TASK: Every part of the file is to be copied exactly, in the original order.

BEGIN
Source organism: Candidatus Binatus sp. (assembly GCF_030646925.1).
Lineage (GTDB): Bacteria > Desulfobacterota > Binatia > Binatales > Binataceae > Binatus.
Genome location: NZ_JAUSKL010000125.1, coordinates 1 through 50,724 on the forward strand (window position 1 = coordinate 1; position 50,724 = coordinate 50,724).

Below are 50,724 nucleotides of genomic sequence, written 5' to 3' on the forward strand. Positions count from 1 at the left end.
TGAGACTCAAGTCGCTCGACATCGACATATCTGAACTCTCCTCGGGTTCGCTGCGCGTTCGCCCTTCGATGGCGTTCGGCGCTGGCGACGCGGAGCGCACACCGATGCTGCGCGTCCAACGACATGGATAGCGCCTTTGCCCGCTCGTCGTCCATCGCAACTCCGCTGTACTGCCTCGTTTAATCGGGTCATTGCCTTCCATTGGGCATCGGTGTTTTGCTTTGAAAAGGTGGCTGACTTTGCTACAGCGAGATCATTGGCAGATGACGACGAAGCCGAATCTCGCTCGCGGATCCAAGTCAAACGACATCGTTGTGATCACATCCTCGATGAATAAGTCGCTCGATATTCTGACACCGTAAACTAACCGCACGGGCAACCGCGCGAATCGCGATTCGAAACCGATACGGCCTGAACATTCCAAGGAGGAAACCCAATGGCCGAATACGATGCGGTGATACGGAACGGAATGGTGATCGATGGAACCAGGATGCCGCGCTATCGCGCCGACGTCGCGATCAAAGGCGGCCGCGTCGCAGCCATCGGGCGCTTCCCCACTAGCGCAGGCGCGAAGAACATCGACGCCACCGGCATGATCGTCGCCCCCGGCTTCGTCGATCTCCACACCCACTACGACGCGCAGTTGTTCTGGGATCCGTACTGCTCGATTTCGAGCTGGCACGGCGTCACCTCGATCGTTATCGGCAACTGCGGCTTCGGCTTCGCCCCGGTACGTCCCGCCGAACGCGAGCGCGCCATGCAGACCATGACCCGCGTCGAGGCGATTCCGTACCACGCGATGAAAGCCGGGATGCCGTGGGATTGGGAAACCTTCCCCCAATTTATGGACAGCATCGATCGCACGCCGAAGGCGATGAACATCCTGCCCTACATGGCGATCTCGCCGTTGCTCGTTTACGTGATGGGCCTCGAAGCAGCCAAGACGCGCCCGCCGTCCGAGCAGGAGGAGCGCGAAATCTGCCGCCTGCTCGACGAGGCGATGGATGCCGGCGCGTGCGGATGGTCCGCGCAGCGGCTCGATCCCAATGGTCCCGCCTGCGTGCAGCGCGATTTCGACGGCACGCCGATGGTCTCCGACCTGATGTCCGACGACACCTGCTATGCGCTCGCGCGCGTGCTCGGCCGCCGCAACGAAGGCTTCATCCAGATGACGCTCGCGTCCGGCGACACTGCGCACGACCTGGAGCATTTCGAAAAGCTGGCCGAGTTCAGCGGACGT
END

Source organism: Candidatus Binatus sp. (assembly GCF_030646925.1).
Lineage (GTDB): Bacteria > Desulfobacterota > Binatia > Binatales > Binataceae > Binatus.
Genome location: NZ_JAUSKL010000125.1, coordinates 1 through 50,724 on the forward strand (window position 1 = coordinate 1; position 50,724 = coordinate 50,724).

Below are 50,724 nucleotides of genomic sequence, written 5' to 3' on the forward strand. Positions count from 1 at the left end.
TGAGACTCAAGTCGCTCGACATCGACATATCTGAACTCTCCTCGGGTTCGCTGCGCGTTCGCCCTTCGATGGCGTTCGGCGCTGGCGACGCGGAGCGCACACCGATGCTGCGCGTCCAACGACATGGATAGCGCCTTTGCCCGCTCGTCGTCCATCGCAACTCCGCTGTACTGCCTCGTTTAATCGGGTCATTGCCTTCCATTGGGCATCGGTGTTTTGCTTTGAAAAGGTGGCTGACTTTGCTACAGCGAGATCATTGGCAGATGACGACGAAGCCGAATCTCGCTCGCGGATCCAAGTCAAACGACATCGTTGTGATCACATCCTCGATGAATAAGTCGCTCGATATTCTGACACCGTAAACTAACCGCACGGGCAACCGCGCGAATCGCGATTCGAAACCGATACGGCCTGAACATTCCAAGGAGGAAACCCAATGGCCGAATACGATGCGGTGATACGGAACGGAATGGTGATCGATGGAACCAGGATGCCGCGCTATCGCGCCGACGTCGCGATCAAAGGCGGCCGCGTCGCAGCCATCGGGCGCTTCCCCACTAGCGCAGGCGCGAAGAACATCGACGCCACCGGCATGATCGTCGCCCCCGGCTTCGTCGATCTCCACACCCACTACGACGCGCAGTTGTTCTGGGATCCGTACTGCTCGATTTCGAGCTGGCACGGCGTCACCTCGATCGTTATCGGCAACTGCGGCTTCGGCTTCGCCCCGGTACGTCCCGCCGAACGCGAGCGCGCCATGCAGACCATGACCCGCGTCGAGGCGATTCCGTACCACGCGATGAAAGCCGGGATGCCGTGGGATTGGGAAACCTTCCCCCAATTTATGGACAGCATCGATCGCACGCCGAAGGCGATGAACATCCTGCCCTACATGGCGATCTCGCCGTTGCTCGTTTACGTGATGGGCCTCGAAGCAGCCAAGACGCGCCCGCCGTCCGAGCAGGAGGAGCGCGAAATCTGCCGCCTGCTCGACGAGGCGATGGATGCCGGCGCGTGCGGATGGTCCGCGCAGCGGCTCGATCCCAATGGTCCCGCCTGCGTGCAGCGCGATTTCGACGGCACGCCGATGGTCTCCGACCTGATGTCCGACGACACCTGCTATGCGCTCGCGCGCGTGCTCGGCCGCCGCAACGAAGGCTTCATCCAGATGACGCTCGCGTCCGGCGACACTGCGCACGACCTGGAGCATTTCGAAAAGCTGGCCGAGTTCAGCGGACGT